Archive | Medicine

Surgery Attending Finishes Student Evals in Record Time with Creation of “.MS3” Dot-Phrase

Surgery Attending Finishes Student Evals in Record Time with Creation of “.MS3” Dot-Phrase

FEINBERG PAVILION, 5TH FLOOR – General surgery Blue service attending, Dr. Ellis, finished the ten evaluations of the M3s he’s worked with during the last surgery clerkship block, just hours before the 4-week post SHELF deadline. Traditionally, he finishes with minutes to spare, but credits this successful grading session to a new dot-phrase:

 

Comments for Narrative:

First name (spelled incorrectly) was a good (may omit “good” entirely) member of the surgery team. S/he was on time (which I don’t really know because I always showed up three hours after the students) and present for all surgeries (I assume you were here, though I could have easily mistaken you for a nurse). S/he had a good/adequate/mediocre/average/decent/second-rate/undistinguished/uninspired/pedestrian knowledge base and ability to answer intraoperative questions. S/he needed a lot of help as a camera driver (no qualifiers needed, all med students stink at this). S/he completed all tasks on time (again, I assume, I’ve never looked at a med student note). S/he had communication skills that were below expected for his/her training level.

Confidential Feedback:

See narrative (who cares).

 

Dr. Ellis admitted that filling out evaluations 4 weeks after the conclusion of an 8 week clerkship was difficult, as he hadn’t worked with some of his students in about 12 weeks prior to thinking about filling out an assessment.

“The honest truth,” Dr. Ellis described to The Flipside, “is that all of my evaluations in the past were more or less the same. To not have to do any additional work outside of the operating whatsoever is my life’s purpose, even when it involves potentially helping those who helped take care of my patients…for free. And I can tell you this because I have tenure!”

The surgery clerkship director was unavailable for comment. Instead, the surgery clerkship coordinator responded to this Flipside reporter by email, with only the following message:

.surgclerkcomplaintresponse

Special thanks to Daniel Colon for his contributions to this article. 

Posted in Medicine, No. 110 Comments

Trends in Residency Interviews: Applicants to be Replaced by Cardboard Cutouts at Meet and Greet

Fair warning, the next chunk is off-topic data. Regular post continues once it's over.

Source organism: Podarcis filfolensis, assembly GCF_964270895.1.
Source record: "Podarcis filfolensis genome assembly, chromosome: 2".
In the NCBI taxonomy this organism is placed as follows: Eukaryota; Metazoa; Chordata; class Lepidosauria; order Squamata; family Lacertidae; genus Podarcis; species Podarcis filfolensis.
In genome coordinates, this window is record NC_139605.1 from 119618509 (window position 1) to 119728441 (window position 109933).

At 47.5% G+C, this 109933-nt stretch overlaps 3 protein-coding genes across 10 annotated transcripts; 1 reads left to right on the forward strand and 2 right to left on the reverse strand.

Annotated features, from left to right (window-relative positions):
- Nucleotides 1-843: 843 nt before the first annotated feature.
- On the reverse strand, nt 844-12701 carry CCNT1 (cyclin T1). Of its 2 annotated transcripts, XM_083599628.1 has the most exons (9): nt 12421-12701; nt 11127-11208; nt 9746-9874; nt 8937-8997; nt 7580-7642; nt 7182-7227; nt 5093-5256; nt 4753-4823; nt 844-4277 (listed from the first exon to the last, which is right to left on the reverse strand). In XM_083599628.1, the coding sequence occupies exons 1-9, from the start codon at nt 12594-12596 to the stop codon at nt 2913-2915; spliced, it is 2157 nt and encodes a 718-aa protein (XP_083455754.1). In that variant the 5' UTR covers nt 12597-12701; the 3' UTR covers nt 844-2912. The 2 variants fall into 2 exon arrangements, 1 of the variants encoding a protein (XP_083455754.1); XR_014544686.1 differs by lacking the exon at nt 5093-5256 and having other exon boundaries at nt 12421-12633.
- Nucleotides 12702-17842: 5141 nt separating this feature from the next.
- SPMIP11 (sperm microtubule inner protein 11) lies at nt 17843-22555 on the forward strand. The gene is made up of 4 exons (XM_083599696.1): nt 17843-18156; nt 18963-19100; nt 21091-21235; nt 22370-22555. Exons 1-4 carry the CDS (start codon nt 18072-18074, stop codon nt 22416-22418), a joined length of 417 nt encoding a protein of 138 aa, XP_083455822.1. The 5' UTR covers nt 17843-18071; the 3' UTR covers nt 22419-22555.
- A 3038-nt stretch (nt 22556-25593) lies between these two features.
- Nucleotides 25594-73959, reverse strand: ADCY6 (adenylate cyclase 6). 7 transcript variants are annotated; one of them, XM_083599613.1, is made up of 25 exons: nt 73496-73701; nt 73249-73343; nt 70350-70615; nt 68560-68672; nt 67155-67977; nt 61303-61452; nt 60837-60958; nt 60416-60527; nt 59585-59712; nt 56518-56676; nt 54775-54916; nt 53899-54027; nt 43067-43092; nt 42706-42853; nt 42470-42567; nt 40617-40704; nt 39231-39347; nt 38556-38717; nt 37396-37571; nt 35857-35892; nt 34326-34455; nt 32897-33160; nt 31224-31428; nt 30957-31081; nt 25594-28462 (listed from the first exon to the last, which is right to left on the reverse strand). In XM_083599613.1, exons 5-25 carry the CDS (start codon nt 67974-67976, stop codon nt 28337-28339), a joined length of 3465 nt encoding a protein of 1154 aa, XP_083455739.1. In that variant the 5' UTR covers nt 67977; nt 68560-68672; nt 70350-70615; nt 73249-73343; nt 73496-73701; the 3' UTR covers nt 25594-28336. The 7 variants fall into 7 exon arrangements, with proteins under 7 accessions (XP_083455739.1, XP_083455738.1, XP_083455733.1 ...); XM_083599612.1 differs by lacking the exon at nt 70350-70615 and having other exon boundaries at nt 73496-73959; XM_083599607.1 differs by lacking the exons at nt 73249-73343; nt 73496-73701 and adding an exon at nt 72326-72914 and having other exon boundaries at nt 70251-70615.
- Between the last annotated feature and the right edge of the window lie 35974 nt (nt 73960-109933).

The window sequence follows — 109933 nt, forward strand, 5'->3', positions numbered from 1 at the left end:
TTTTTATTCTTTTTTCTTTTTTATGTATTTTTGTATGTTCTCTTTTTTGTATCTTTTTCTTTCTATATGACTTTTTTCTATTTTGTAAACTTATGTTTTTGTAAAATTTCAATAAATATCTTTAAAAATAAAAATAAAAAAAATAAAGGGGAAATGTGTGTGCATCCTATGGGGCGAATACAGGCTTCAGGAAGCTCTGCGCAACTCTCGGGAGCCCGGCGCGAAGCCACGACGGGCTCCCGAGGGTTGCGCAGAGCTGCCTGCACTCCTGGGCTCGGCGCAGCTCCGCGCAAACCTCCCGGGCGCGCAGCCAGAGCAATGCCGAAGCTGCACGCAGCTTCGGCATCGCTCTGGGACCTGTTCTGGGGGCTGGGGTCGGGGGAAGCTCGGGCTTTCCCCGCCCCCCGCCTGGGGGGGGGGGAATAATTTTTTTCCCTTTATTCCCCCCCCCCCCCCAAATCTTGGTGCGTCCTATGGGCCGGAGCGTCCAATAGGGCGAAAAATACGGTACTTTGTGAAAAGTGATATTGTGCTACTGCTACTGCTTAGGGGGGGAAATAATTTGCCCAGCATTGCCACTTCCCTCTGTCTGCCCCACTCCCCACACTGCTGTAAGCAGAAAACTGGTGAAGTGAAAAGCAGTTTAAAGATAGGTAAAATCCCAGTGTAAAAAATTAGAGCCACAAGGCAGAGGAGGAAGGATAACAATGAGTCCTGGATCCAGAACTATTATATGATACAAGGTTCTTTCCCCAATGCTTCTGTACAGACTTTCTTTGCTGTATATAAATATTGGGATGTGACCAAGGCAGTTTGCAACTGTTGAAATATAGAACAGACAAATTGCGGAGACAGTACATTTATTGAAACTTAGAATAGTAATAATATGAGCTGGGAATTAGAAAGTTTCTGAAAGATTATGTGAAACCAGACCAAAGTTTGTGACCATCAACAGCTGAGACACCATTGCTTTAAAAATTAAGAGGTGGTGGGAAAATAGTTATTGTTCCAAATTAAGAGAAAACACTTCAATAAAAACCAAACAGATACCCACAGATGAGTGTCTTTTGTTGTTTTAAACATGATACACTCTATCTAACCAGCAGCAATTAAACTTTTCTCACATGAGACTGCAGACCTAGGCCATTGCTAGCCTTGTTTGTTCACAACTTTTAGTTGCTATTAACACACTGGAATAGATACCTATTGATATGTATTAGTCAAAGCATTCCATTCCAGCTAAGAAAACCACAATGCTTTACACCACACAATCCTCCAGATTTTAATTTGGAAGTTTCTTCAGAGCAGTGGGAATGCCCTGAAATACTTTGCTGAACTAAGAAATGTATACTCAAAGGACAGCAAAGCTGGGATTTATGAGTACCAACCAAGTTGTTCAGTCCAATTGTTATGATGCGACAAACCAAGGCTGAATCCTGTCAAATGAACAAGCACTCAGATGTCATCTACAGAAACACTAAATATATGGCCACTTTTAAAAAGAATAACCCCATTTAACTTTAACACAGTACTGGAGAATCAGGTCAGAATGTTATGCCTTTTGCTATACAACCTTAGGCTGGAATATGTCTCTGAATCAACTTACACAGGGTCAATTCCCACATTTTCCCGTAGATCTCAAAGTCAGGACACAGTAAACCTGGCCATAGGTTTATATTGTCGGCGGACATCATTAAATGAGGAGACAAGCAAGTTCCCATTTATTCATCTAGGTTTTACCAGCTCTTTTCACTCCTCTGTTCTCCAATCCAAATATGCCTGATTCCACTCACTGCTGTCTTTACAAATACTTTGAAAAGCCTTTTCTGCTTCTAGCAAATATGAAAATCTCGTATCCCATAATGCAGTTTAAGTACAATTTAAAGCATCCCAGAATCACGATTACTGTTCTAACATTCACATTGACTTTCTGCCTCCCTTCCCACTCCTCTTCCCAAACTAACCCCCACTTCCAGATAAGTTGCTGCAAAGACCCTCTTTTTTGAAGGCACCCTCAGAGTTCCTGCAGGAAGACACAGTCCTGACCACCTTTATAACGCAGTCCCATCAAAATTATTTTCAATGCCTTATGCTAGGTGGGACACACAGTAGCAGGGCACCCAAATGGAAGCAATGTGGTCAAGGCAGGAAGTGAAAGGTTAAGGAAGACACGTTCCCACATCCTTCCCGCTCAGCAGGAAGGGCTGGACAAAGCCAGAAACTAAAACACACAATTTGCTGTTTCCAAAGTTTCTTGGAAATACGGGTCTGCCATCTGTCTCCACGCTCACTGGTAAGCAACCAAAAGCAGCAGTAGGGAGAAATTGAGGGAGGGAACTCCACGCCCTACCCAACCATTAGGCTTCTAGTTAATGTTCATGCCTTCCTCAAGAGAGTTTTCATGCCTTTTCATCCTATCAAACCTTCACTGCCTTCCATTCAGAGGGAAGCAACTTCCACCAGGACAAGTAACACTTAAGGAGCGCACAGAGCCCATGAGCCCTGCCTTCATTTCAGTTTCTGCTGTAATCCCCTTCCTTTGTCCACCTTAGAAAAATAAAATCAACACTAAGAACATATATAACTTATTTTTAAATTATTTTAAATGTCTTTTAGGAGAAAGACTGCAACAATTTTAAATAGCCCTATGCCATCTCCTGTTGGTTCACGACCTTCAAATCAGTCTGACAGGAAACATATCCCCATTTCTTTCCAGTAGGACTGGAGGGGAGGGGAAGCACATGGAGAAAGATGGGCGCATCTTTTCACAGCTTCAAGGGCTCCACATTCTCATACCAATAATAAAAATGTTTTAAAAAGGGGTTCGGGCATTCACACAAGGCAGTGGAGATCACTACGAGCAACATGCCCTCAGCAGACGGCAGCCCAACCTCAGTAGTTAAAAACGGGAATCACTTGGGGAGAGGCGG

Trends in Residency Interviews: Applicants to be Replaced by Cardboard Cutouts at Meet and Greet

University Hospital, NY—Lena Nelson was more than baffled when the residency coordinator from University Hospital contacted her requesting a high-resolution, professional, full-body photograph to be printed as a life-sized cardboard cutout. “Usually when I get these e-mails they ask if I want chicken, fish, or vegetarian—the request to make a life-sized cardboard cutout came from left field,” the bewildered applicant expressed. The email explained that rather than having students actually attend the meet and greet, they felt it would be more beneficial for applicants to be replaced by life-sized cardboard figures.

Irene Pearson, the program coordinator, divulged that many of the interns and residents feel awkward around applicants. “They just want a free meal and to catch-up with fellow residents without being bombarded by frivolous questions like how happy they are at the program, how much vacation they get, what compensation is like, available benefits, and how much food allowance they get per month,” Pearson pointed out. “Overall, we’re finding the actual presence of the applicants unnecessary and redundant.”

When Nelson expressed concern over her ability to stand out without being present at the dinner she received a reply from the program explaining the option to submit a pre-recorded message (for a small fee) in order to add a personal touch to her cardboard clone. The email detailed that “applicants may submit a pre-recorded message denoting key information such as: applicant’s name, home state, medical school, reason for choosing this program, and their favorite ice cream flavor.”

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Posted in Medicine, No. 110 Comments

M4 with OCD Certifies Rank List in Alphabetical Order

M4 with OCD Certifies Rank List in Alphabetical Order

CHICAGO – Determining the Rank List is one of the most daunting tasks of medical school. It’s a time when each medical student in the country must take into consideration a plethora of information to decide where they’d like to attend residency. For the FSM class of 2016, the entire class was not certified until the morning of the last possible day, thanks in part to one M4 student with severe OCD.

“I wish I could say this with hyperbole, but I stared at my Rank List non-stop for over a month,” Ben Dawson revealed to The Flipside in an exclusive interview. “The anxiety, the sleep loss, no matter what I did, I couldn’t get it to the point that it felt ‘just right.’ And by that, I mean I felt like Goldilocks trying out different porridges, but never finding the right temperature.”

With pressure from AWOME, Dawson was forced to make up his mind.